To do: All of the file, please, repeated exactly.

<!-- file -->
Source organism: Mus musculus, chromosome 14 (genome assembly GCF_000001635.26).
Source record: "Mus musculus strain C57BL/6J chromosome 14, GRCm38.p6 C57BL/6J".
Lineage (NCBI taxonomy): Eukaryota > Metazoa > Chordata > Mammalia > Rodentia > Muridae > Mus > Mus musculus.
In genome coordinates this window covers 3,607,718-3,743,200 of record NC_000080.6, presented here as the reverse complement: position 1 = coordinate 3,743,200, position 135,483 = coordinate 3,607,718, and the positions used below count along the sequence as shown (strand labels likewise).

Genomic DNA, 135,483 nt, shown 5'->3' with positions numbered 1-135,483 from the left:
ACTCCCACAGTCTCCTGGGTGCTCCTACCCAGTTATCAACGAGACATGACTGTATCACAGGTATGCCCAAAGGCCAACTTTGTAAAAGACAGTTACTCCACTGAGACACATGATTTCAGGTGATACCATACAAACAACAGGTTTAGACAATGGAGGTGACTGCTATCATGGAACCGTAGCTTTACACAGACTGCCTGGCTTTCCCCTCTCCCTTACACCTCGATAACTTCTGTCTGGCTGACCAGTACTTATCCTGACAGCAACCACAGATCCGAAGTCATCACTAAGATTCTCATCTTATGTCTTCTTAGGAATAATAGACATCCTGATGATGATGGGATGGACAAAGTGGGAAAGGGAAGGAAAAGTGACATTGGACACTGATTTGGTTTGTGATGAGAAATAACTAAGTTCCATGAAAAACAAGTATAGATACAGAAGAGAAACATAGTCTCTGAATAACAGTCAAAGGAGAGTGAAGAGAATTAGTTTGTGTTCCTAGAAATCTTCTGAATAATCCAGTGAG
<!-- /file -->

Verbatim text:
Source organism: Mus musculus, chromosome 14 (genome assembly GCF_000001635.26).
Source record: "Mus musculus strain C57BL/6J chromosome 14, GRCm38.p6 C57BL/6J".
Lineage (NCBI taxonomy): Eukaryota > Metazoa > Chordata > Mammalia > Rodentia > Muridae > Mus > Mus musculus.
In genome coordinates this window covers 3,607,718-3,743,200 of record NC_000080.6, presented here as the reverse complement: position 1 = coordinate 3,743,200, position 135,483 = coordinate 3,607,718, and the positions used below count along the sequence as shown (strand labels likewise).

Genomic DNA, 135,483 nt, shown 5'->3' with positions numbered 1-135,483 from the left:
ACTCCCACAGTCTCCTGGGTGCTCCTACCCAGTTATCAACGAGACATGACTGTATCACAGGTATGCCCAAAGGCCAACTTTGTAAAAGACAGTTACTCCACTGAGACACATGATTTCAGGTGATACCATACAAACAACAGGTTTAGACAATGGAGGTGACTGCTATCATGGAACCGTAGCTTTACACAGACTGCCTGGCTTTCCCCTCTCCCTTACACCTCGATAACTTCTGTCTGGCTGACCAGTACTTATCCTGACAGCAACCACAGATCCGAAGTCATCACTAAGATTCTCATCTTATGTCTTCTTAGGAATAATAGACATCCTGATGATGATGGGATGGACAAAGTGGGAAAGGGAAGGAAAAGTGACATTGGACACTGATTTGGTTTGTGATGAGAAATAACTAAGTTCCATGAAAAACAAGTATAGATACAGAAGAGAAACATAGTCTCTGAATAACAGTCAAAGGAGAGTGAAGAGAATTAGTTTGTGTTCCTAGAAATCTTCTGAATAATCCAGTGAG